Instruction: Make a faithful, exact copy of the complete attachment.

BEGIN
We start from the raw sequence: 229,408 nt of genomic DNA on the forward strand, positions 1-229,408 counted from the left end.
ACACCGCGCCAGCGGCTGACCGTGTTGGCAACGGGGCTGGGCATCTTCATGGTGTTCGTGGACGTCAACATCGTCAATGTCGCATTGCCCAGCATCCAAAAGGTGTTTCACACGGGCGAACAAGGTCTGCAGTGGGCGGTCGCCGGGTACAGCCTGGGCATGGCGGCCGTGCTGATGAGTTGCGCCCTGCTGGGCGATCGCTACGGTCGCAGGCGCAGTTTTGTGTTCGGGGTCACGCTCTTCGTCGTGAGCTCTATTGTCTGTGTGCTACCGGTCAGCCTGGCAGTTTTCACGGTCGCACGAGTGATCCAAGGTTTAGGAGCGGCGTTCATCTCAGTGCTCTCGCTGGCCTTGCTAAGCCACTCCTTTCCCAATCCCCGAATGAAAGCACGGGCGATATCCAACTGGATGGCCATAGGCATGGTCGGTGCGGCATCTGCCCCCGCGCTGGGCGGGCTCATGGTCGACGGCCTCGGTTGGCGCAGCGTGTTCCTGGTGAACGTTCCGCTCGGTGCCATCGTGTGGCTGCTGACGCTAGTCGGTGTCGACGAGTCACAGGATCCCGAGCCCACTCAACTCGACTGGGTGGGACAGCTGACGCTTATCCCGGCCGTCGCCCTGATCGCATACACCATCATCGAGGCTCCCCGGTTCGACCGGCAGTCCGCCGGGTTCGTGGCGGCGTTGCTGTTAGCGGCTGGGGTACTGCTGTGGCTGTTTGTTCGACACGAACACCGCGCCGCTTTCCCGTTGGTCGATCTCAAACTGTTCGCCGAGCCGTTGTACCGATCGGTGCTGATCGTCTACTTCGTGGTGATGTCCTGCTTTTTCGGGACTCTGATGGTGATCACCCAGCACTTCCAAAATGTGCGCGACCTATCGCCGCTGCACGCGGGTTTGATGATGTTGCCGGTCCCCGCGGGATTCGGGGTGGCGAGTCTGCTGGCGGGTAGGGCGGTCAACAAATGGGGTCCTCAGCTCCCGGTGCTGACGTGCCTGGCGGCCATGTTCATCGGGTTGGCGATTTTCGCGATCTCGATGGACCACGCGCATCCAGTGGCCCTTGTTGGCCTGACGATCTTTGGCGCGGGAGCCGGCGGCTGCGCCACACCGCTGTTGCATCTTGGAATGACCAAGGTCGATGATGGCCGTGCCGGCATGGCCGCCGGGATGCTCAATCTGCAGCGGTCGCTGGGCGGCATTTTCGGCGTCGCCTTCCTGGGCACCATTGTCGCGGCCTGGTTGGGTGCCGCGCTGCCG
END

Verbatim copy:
We start from the raw sequence: 229,408 nt of genomic DNA on the forward strand, positions 1-229,408 counted from the left end.
ACACCGCGCCAGCGGCTGACCGTGTTGGCAACGGGGCTGGGCATCTTCATGGTGTTCGTGGACGTCAACATCGTCAATGTCGCATTGCCCAGCATCCAAAAGGTGTTTCACACGGGCGAACAAGGTCTGCAGTGGGCGGTCGCCGGGTACAGCCTGGGCATGGCGGCCGTGCTGATGAGTTGCGCCCTGCTGGGCGATCGCTACGGTCGCAGGCGCAGTTTTGTGTTCGGGGTCACGCTCTTCGTCGTGAGCTCTATTGTCTGTGTGCTACCGGTCAGCCTGGCAGTTTTCACGGTCGCACGAGTGATCCAAGGTTTAGGAGCGGCGTTCATCTCAGTGCTCTCGCTGGCCTTGCTAAGCCACTCCTTTCCCAATCCCCGAATGAAAGCACGGGCGATATCCAACTGGATGGCCATAGGCATGGTCGGTGCGGCATCTGCCCCCGCGCTGGGCGGGCTCATGGTCGACGGCCTCGGTTGGCGCAGCGTGTTCCTGGTGAACGTTCCGCTCGGTGCCATCGTGTGGCTGCTGACGCTAGTCGGTGTCGACGAGTCACAGGATCCCGAGCCCACTCAACTCGACTGGGTGGGACAGCTGACGCTTATCCCGGCCGTCGCCCTGATCGCATACACCATCATCGAGGCTCCCCGGTTCGACCGGCAGTCCGCCGGGTTCGTGGCGGCGTTGCTGTTAGCGGCTGGGGTACTGCTGTGGCTGTTTGTTCGACACGAACACCGCGCCGCTTTCCCGTTGGTCGATCTCAAACTGTTCGCCGAGCCGTTGTACCGATCGGTGCTGATCGTCTACTTCGTGGTGATGTCCTGCTTTTTCGGGACTCTGATGGTGATCACCCAGCACTTCCAAAATGTGCGCGACCTATCGCCGCTGCACGCGGGTTTGATGATGTTGCCGGTCCCCGCGGGATTCGGGGTGGCGAGTCTGCTGGCGGGTAGGGCGGTCAACAAATGGGGTCCTCAGCTCCCGGTGCTGACGTGCCTGGCGGCCATGTTCATCGGGTTGGCGATTTTCGCGATCTCGATGGACCACGCGCATCCAGTGGCCCTTGTTGGCCTGACGATCTTTGGCGCGGGAGCCGGCGGCTGCGCCACACCGCTGTTGCATCTTGGAATGACCAAGGTCGATGATGGCCGTGCCGGCATGGCCGCCGGGATGCTCAATCTGCAGCGGTCGCTGGGCGGCATTTTCGGCGTCGCCTTCCTGGGCACCATTGTCGCGGCCTGGTTGGGTGCCGCGCTGCCG